Hyperbaton and Anastrope
Bill Long 11/30/04
Understanding "Overstepping" and "Turning Back"
This and the next mini-essay will embark on a kind of rhetorical journey begun by hysteron proteron. You will recall that the other devices we have seen on this "page" so far have been those that build on previous words in a step-like pattern (anadiplosis) or split words and insert some chewy concept in the middle (tmesis). But hysteron proteron, an example of the preposterous, puts words in an order that is logically or temporally improper ("put on your shoes and socks"; "let us die and rush into battle"). But hysteron proteron is a kind of inversion of words, an inversion caused by our desire to make the temporally later idea an intellectually prior idea (it is important that the shoes are on; soldiers imagine dying in battle).
Building on the concept of inversion, hyperbaton is the general word used to describe transpositions or inversions of language outside of the normal word order. To give you a simple example (and keep your attention!), we could say "echoed the hills" instead of "the hills echoed" or, as Milton actually does, "High on a throne of royal gold...Satan exalted sat," instead of 'Satan sat exalted...." In this essay I will be using anastrophe synonymously with hyperbaton. As usual, let's begin with the way the terms were used in Greek and Latin antiquity.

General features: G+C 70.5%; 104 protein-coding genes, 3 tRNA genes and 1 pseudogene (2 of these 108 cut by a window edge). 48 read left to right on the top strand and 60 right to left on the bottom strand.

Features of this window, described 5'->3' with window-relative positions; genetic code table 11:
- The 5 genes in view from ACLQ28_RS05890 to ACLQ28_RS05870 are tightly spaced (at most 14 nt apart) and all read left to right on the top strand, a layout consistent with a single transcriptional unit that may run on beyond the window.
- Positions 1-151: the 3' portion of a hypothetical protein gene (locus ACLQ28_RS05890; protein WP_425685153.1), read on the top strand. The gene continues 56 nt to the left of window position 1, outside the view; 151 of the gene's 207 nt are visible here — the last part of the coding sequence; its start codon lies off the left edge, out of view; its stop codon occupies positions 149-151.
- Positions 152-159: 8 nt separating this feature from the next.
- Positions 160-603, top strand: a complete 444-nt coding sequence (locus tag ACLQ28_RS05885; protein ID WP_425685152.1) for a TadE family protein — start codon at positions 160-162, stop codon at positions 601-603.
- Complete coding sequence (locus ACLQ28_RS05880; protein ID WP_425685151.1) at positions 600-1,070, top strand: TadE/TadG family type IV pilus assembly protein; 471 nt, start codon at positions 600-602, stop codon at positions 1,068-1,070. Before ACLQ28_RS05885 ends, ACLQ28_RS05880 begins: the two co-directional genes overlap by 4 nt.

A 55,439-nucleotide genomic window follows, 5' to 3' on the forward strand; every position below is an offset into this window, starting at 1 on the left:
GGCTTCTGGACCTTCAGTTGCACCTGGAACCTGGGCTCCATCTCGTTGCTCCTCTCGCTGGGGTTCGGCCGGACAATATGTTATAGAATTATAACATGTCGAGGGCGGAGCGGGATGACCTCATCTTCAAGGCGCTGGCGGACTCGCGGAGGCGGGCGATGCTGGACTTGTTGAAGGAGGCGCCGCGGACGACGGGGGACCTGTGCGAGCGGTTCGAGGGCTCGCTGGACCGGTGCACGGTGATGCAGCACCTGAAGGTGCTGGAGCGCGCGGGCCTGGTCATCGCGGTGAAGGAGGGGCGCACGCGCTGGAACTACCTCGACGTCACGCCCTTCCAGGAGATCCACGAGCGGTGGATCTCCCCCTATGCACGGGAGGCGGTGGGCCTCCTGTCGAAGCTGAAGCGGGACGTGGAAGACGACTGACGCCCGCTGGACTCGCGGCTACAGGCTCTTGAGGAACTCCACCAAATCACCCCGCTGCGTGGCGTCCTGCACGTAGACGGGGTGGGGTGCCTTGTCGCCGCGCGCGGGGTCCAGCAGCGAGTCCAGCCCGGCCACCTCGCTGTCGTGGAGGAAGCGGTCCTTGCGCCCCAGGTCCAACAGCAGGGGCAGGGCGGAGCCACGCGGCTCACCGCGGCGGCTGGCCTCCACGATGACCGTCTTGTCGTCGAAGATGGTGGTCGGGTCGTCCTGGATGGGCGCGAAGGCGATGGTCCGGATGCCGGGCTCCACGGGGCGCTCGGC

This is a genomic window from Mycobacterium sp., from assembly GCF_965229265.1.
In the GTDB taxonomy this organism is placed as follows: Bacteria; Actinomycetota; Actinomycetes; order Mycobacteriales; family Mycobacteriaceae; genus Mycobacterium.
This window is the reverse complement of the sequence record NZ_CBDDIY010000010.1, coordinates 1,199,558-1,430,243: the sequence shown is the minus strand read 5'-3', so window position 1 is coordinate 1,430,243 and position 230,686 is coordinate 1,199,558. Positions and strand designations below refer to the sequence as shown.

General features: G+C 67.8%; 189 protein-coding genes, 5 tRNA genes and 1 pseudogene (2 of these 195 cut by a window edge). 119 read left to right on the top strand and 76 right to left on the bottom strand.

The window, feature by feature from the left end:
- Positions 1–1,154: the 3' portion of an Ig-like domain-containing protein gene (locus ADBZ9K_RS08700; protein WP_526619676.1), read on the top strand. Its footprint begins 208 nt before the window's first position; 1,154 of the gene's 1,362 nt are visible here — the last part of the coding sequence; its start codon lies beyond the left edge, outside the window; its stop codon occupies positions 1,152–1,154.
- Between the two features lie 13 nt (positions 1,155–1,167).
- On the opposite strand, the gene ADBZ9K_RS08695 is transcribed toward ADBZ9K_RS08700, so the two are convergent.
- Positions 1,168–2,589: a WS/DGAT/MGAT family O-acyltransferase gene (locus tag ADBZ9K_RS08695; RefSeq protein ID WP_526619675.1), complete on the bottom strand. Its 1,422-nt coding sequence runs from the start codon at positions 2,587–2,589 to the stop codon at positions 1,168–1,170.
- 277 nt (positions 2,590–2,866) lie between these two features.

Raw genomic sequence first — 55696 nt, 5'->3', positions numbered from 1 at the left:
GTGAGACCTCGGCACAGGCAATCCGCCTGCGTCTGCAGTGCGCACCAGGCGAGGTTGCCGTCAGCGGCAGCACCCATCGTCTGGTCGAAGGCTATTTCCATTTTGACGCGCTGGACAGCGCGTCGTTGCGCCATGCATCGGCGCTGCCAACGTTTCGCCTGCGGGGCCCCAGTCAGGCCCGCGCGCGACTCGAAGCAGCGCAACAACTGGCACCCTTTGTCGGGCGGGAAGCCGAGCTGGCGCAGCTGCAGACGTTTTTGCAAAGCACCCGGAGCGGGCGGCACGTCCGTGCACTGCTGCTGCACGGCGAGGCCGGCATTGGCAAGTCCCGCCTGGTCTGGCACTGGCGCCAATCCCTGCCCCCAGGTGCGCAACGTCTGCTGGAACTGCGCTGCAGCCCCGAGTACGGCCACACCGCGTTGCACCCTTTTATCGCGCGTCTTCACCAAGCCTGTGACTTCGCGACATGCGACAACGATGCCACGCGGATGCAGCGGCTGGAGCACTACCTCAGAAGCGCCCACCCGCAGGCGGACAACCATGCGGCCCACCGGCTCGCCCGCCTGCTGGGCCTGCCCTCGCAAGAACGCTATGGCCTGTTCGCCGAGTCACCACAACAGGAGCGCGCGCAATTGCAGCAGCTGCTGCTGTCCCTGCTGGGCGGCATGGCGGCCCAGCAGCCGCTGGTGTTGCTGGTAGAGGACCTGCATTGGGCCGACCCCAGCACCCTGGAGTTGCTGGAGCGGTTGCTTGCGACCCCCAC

Defining the Terms
Hyperbaton is composed of two Greek words, meaning "beyond" and "treading" or "stepping." Thus, its literal meaning is "overstepping." In ancient rhetoric, the word meant a "transposition of words or clauses." Words that are out of order "overstep" their correct place in a sentence. Anastrophe, from the verb "anastrepho," means the turning of something upside down, or overthrowing it. In rhetoric it had a two-fold meaning: 1) a "repetition" of words which close one sentence at the beginning of the next; or 2) an "inversion" of the natural order. The first definition of anastrophe (which is also called epanastrope) makes it synonymous with anaphora and epanaphora and will not be treated here. Thus we are prepared to study and understand the way that words can depart from their "proper" order to create a more vivid effect.
Quintilian on Hyperbaton and Anastrophe
The first century C.E. teacher of rhetoric is helpful not only in listing or defining the rhetorical devices but in providing a thoughtful reason for them. Quintilian calls hyperbaton a thing of "positive value." He says,
"Language would very often be rough, harsh, limp, or disjointed if the words were constrained as their natural order demands and each, as it arises, were tied to the next...(8.6.63)."
What a liberating view of language! He then goes on to contrast words with polished stones. We have to take words 'as they are,' that is, without altering them. But when we do this, we recognize that they just don't "fit" with the next word which "naturally" follows. We can cut and shape stones to fit them together with their neighboring stones, but words elude this shaping. Thus, our way of 'polishing' words is to rearrange them. "Indeed the only way of making our prose rhythmical is by an opportune change of order."